Belgrade, December 1st 2012.
A half-metre long purple spark leaps to the grounding plate with a loud bang. In my hands a fluorescent tube flickers and begins to glow unevenly, bright and dark patches of light pulsate inside. The tube isn’t connected to anything. I’m holding it gingerly in my hands and around me others are doing the same with more tubes. We form a semi-circle around a humming three metre high Tesla coil, all looking at the sparking polished dome, tentativly holding our glowing tubes like some strange electrical religious rite, nervous that an angry god is going to lash out and shock us if we hold the tube incorrectly. I look over to Ste who grins nervously back, copying what I imagine my face is doing. We know it’s safe, but the irregular bang of the giant spark doesn’t let us believe that.
The tubes flicker and go out, returning to reassuring lifelessness, as the smiling guide turns off the Tesla coil and the humming sound winds down. We return the fluorescent tubes with relief and a growing macho sense of survival. Gathering the tubes in the guide smiles happily to herself; clearly having enjoyed scaring a group of adults, unable to hide the joy of having seen very young children do the same without showing any fear.
Ste and I are being guided through the small but excellent Nikolai Tesla Museum, which is filled with various bits of apparatus that demonstrate the many scientific principles Tesla discovered or applied in his life. After the giant tesla coil comes a demonstration of the world’s first remote control boat. When shown for the first time in Central Park, onlookers refused to believe it was being controlled by invisible wireless electric signals and instead preferred the more obvious explanation that Tesla was steering it remotely with the power of his thoughts.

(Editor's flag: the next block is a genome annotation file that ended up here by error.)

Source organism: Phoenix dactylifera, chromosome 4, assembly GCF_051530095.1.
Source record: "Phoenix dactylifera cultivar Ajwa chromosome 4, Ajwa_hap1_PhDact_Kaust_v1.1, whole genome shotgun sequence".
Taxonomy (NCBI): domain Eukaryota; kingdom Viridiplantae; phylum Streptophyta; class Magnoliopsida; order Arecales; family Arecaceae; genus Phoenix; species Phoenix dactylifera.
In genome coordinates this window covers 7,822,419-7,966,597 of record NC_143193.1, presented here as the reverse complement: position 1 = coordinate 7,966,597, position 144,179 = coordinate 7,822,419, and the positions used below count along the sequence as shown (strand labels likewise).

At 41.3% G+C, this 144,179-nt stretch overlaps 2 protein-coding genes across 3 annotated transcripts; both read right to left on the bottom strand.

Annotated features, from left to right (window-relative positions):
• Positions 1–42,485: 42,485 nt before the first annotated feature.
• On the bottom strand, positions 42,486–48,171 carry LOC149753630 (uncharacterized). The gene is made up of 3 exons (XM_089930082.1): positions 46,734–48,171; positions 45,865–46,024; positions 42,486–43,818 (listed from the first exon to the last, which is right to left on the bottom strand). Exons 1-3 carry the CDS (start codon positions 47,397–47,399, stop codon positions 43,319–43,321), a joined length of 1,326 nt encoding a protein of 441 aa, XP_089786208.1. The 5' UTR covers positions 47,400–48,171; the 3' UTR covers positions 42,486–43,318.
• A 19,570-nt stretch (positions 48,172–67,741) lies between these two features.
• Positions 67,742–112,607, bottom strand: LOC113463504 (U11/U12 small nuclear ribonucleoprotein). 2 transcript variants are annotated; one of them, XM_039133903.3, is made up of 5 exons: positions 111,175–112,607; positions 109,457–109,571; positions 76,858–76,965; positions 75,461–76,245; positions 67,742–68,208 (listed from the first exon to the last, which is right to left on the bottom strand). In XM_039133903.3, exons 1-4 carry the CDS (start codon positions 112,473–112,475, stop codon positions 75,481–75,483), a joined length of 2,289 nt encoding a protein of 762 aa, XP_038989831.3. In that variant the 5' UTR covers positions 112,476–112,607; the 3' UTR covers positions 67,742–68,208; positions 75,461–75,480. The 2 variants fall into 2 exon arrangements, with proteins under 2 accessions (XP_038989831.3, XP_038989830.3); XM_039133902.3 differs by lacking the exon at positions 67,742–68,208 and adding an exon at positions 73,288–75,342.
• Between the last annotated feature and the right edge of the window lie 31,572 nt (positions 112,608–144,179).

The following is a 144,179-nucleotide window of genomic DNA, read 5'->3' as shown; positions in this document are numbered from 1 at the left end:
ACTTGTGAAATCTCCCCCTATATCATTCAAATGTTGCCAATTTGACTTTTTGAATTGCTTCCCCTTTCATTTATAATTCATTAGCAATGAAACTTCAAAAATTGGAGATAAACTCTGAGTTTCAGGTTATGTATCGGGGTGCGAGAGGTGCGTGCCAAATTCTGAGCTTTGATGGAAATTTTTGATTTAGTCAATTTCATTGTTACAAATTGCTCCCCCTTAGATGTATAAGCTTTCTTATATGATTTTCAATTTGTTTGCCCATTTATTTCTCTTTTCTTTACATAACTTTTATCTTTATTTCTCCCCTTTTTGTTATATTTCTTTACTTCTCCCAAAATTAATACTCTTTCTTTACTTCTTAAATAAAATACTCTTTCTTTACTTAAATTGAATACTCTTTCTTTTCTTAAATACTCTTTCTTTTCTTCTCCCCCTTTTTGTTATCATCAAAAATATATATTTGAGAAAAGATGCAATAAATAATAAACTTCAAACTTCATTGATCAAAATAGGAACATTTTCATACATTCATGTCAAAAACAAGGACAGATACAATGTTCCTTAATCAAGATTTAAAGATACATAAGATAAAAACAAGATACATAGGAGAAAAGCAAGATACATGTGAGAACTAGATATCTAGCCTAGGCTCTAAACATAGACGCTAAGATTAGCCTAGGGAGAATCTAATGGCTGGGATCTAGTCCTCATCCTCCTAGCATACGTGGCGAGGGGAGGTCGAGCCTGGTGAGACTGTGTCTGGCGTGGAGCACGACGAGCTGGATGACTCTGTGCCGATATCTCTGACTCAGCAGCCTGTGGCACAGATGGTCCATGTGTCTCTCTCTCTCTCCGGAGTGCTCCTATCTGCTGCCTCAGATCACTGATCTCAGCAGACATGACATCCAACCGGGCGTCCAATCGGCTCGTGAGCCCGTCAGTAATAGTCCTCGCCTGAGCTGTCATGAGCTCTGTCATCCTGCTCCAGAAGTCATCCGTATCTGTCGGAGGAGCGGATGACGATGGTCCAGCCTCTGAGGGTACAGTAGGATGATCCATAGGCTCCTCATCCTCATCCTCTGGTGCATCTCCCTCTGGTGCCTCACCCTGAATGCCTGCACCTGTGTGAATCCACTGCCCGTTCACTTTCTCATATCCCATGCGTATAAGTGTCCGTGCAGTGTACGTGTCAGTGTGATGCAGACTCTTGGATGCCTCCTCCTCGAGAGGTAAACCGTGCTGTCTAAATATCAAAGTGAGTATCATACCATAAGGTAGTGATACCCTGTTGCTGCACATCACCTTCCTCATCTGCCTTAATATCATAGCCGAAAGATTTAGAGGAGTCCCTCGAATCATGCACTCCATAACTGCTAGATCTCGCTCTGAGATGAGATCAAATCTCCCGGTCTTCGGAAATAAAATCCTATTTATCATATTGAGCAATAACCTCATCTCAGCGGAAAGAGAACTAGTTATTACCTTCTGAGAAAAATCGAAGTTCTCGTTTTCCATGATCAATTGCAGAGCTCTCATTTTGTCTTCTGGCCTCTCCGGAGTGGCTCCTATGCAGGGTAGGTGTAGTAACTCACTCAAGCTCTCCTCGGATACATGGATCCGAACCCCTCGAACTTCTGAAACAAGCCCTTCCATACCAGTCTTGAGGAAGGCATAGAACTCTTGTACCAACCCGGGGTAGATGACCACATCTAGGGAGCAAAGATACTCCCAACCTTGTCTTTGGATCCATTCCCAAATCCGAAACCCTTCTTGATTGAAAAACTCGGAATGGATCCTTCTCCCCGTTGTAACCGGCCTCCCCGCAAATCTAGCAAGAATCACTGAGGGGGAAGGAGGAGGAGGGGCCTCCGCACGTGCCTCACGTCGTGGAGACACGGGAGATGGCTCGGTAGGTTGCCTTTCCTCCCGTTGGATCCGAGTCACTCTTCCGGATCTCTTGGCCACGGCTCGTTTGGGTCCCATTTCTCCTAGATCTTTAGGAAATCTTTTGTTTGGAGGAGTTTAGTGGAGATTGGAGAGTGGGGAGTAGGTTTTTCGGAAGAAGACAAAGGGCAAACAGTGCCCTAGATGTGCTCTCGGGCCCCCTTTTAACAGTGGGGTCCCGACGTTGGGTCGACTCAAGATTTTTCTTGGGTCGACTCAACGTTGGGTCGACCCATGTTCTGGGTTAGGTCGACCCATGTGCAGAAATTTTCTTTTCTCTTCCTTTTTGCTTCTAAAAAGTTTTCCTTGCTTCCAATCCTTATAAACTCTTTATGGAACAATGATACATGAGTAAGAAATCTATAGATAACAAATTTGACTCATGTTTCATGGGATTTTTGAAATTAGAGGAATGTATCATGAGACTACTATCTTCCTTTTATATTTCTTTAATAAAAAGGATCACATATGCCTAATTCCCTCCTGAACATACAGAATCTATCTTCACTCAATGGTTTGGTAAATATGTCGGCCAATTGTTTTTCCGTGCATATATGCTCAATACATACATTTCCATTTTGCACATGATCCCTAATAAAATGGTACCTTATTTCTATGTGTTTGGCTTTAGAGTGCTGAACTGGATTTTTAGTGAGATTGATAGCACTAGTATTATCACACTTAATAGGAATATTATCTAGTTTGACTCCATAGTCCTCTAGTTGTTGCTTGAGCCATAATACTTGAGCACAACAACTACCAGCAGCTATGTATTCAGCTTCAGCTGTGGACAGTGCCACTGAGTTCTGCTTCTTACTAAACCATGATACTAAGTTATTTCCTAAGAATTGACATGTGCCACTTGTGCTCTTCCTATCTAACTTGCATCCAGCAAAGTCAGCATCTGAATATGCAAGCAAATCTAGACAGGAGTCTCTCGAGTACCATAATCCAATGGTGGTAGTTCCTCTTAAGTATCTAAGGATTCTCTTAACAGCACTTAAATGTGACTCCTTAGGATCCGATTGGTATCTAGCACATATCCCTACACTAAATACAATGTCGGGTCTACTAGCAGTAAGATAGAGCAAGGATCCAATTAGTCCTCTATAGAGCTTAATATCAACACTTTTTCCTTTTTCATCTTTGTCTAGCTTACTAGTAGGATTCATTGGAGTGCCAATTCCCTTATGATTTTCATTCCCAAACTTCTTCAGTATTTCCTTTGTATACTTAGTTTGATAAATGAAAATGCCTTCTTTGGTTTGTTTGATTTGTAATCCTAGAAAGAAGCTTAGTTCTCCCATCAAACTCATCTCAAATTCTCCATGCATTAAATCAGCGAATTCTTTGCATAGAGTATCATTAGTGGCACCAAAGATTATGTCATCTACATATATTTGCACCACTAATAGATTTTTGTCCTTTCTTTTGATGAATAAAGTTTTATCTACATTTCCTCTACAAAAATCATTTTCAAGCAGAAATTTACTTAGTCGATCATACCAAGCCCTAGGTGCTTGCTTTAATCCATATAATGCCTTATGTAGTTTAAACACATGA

Tesla was an eccentric genius whose life plays to the stereotypes of a mad genius, which makes him easy to love. My favourite fact is presented during a slightly corny video about his life at the end of the tour by a narrator with a big ernest American voice: that when Tesla arrived in New York he had nothing but the clothes he wore, two dollars and the plans for a flying machine.
Ste and I leave the museum with big grins on our faces, but also a massive sense of underachievement, having not invented or discovered any great contributions to science in our almost thirty years of being on the planet.
Next we wander briefly up and down Kneza Miloša, a long straight road that has many old and grand government buildings along it as well as the majority of the embassies in Belgrade. Most are relatively nondescript town houses, with only the flags that hang outside giving away their diplomatic status. The biggest exception is the US embassy, which has had all of its windows bricked up and appears to be completely sealed up apart from a small heavy door at street level.
The biggest ‘attraction’ on Kneza Miloša are the bombed out remains of the former Yugoslav ministry of defence. The long thin building has many huge gauges in it, straggly bits of steel sticking out of the holes like metal weeds. Apparently once a fine example of post-war architecture, it is now an abandoned carcass, lines of missing windows let the air whistle through its bones. Much was made of the precision bombing, or the lack thereof in some cases, by NATO, the fact that these completely wrecked offices stand opposite rows of untouched buildings is remarkable. Mistakes were made (such as the accidental bombing of the Chinese Embassy), but it is nothing like the complete raising of cities such as Dresden or Coventry that occurred fifty years before and can be done without the need to send pilots on dangerous low level bombing missions to achieve precision. Perhaps one of the biggest arguments against this, as with the more recent drone strikes, is that it can make the choice to engage in military action easier if the risks to you are much smaller. But wars have never been about a sense of fair play.